People’s perception of their ability to meet their needs and the level of autonomy they feel they can exert over their own lives directly correlates with community development. This stands true for nutrition – where the links between a women’s autonomy and nutritional outcomes have been repeatedly proven. This paper assesses a World Bank model of public private partnership in relation to local perceptions of poverty and autonomy. It asks: What are the dilemmas facing international development agencies that try to leverage private sector investor together with government money for development assistance? And, How are poor people impacted by the particular case study example of a Bank PPP? It shows how local people must always be at the center of PPPs and the risk of overlooking them.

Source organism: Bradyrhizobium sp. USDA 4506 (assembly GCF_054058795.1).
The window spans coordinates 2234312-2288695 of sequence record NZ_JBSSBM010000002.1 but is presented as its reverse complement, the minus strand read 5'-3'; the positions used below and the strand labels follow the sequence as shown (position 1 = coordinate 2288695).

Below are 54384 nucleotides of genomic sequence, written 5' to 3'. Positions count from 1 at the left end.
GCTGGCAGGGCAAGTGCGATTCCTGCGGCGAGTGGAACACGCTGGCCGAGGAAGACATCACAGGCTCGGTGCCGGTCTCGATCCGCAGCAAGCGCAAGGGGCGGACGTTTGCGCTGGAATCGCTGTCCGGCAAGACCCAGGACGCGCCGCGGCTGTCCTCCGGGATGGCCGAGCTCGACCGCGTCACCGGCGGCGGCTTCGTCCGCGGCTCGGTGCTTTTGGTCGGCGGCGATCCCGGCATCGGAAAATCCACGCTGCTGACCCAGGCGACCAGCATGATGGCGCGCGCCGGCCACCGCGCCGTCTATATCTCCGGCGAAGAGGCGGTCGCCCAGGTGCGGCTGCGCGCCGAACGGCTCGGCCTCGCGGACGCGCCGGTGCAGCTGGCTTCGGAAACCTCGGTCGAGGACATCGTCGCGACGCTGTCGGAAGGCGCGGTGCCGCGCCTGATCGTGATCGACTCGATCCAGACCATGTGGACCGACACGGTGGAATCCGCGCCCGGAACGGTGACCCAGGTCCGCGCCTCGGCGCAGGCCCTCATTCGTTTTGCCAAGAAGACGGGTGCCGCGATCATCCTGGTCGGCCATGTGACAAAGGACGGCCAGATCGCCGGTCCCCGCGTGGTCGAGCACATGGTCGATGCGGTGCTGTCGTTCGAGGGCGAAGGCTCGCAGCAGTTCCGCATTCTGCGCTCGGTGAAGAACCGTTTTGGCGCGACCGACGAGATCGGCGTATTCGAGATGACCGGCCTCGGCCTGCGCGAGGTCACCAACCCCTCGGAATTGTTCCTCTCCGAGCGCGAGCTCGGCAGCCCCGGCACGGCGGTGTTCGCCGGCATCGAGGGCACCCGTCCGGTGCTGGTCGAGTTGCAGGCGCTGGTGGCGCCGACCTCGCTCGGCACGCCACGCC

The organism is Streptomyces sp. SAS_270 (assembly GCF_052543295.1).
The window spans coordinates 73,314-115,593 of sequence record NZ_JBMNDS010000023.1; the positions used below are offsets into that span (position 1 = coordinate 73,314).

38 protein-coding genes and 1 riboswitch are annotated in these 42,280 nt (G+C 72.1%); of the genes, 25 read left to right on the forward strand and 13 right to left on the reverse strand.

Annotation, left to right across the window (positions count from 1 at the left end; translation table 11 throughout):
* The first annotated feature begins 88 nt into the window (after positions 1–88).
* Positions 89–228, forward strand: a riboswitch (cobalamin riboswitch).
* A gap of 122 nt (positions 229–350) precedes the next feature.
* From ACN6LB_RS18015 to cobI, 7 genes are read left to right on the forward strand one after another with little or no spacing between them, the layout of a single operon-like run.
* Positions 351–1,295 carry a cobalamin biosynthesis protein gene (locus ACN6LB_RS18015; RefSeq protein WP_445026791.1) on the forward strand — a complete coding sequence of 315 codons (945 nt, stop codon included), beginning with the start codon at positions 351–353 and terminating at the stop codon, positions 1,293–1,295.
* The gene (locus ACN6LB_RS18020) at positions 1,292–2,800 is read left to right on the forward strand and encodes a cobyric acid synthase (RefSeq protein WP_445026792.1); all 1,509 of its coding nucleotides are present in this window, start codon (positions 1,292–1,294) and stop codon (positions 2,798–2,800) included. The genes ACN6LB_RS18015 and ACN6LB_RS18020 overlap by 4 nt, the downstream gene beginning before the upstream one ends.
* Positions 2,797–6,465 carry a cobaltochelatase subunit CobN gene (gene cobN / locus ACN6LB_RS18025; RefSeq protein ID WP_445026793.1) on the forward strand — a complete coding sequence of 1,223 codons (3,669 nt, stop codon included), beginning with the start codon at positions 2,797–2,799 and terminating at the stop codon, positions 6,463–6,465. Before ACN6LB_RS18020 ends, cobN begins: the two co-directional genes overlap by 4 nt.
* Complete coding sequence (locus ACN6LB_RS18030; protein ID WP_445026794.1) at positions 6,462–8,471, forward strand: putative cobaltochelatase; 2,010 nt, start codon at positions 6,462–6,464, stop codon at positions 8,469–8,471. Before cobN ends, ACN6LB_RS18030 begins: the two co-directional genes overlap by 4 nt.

This resource presents evidence or data but has not been peer reviewed